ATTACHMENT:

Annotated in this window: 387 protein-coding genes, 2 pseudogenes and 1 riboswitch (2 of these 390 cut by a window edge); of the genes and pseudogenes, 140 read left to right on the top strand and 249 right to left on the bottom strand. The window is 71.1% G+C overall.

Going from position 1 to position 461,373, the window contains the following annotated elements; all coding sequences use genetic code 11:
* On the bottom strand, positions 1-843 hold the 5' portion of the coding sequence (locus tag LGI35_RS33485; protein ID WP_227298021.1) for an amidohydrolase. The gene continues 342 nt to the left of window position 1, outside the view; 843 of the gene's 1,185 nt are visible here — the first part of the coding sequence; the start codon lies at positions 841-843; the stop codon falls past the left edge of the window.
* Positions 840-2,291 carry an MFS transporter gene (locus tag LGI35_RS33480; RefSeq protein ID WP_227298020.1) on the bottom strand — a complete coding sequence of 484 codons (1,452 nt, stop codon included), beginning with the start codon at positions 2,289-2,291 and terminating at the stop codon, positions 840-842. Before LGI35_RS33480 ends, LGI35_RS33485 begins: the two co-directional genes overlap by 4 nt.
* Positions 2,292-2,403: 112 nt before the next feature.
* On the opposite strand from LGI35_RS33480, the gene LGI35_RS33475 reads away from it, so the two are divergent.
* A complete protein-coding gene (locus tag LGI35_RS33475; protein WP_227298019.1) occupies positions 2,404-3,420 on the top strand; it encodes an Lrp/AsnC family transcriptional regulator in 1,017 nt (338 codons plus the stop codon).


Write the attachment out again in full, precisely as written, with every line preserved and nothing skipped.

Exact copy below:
Annotated in this window: 387 protein-coding genes, 2 pseudogenes and 1 riboswitch (2 of these 390 cut by a window edge); of the genes and pseudogenes, 140 read left to right on the top strand and 249 right to left on the bottom strand. The window is 71.1% G+C overall.

Going from position 1 to position 461,373, the window contains the following annotated elements; all coding sequences use genetic code 11:
* On the bottom strand, positions 1-843 hold the 5' portion of the coding sequence (locus tag LGI35_RS33485; protein ID WP_227298021.1) for an amidohydrolase. The gene continues 342 nt to the left of window position 1, outside the view; 843 of the gene's 1,185 nt are visible here — the first part of the coding sequence; the start codon lies at positions 841-843; the stop codon falls past the left edge of the window.
* Positions 840-2,291 carry an MFS transporter gene (locus tag LGI35_RS33480; RefSeq protein ID WP_227298020.1) on the bottom strand — a complete coding sequence of 484 codons (1,452 nt, stop codon included), beginning with the start codon at positions 2,289-2,291 and terminating at the stop codon, positions 840-842. Before LGI35_RS33480 ends, LGI35_RS33485 begins: the two co-directional genes overlap by 4 nt.
* Positions 2,292-2,403: 112 nt before the next feature.
* On the opposite strand from LGI35_RS33480, the gene LGI35_RS33475 reads away from it, so the two are divergent.
* A complete protein-coding gene (locus tag LGI35_RS33475; protein WP_227298019.1) occupies positions 2,404-3,420 on the top strand; it encodes an Lrp/AsnC family transcriptional regulator in 1,017 nt (338 codons plus the stop codon).